What are the first signs of heartworms in dogs?
What’s one of the main things that all dog lovers fear? Heartworms, which cause dangerous and potentially fatal damage to a dog’s body. Here's how to avoid these worms and their horrific effect.
Published on the 10/08/2020, 16:48
Heartworms can be a huge worry for dog owners in the Americas and certain parts of Europe, but thankfully these parasites aren't found in the UK. If you're planning on holidaying or moving abroad with your pet, heartworm is something to be aware of. The parasite can have devastating effects on your pet’s health, and can be fatal if left untreated.
Heartworm, or dirofilariasis, is caused by an internal parasite known as dirofilaria immitis. These large worms can reach 36cm in length during adulthood, and can survive for up to five years in your dog's body. The blood-borne parasite infests the heart and pulmonary artery, and infections can be life-threatening. Without appropriate treatment heartworms will multiply in great numbers, and can cause long-term damage to the lungs, heart and arteries of affected dogs. Unless treated quickly and effectively, your dog may suffer the effects of a heartworm infection for the rest of their life.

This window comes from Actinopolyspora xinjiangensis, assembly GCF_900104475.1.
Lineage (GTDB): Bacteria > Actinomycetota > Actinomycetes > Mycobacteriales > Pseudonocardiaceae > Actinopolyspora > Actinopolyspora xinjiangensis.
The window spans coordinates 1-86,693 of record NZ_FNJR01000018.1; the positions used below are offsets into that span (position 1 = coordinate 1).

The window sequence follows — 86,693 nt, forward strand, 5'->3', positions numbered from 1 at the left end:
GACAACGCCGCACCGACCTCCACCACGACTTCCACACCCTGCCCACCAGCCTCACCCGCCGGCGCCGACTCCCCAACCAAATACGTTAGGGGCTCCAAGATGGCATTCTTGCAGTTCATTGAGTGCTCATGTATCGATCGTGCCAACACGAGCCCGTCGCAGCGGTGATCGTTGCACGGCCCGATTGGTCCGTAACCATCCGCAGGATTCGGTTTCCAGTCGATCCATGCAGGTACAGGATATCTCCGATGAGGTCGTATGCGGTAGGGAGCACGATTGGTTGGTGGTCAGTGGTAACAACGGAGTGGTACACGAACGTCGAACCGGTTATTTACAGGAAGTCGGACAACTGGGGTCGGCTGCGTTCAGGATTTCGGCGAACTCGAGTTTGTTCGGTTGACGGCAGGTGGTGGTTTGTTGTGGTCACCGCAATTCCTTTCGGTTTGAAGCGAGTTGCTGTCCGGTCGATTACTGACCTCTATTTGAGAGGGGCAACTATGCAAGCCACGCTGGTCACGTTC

First signs of heartworms in dogs
It can take a long time before a dog shows any signs of heartworm infection – it may even be years before signs are noticed. The microfilariae or immature worms take 5-7 months to mature into adults, so the disease is rarely seen in puppies or very young dogs. Unfortunately by the time clinical signs are seen, the disease is well advanced.
The signs of heartworm depend on the number of adult worms present in the body, the location of the worms and the organs involved. Early signs of heartworm infection include:
- A soft or dry persistent cough
- Shortness of breath or exercise intolerance, a loss of stamina or lethargy
Symptoms are usually worse following exercise, and may become more severe as the infection progresses.
How do dogs get heartworms?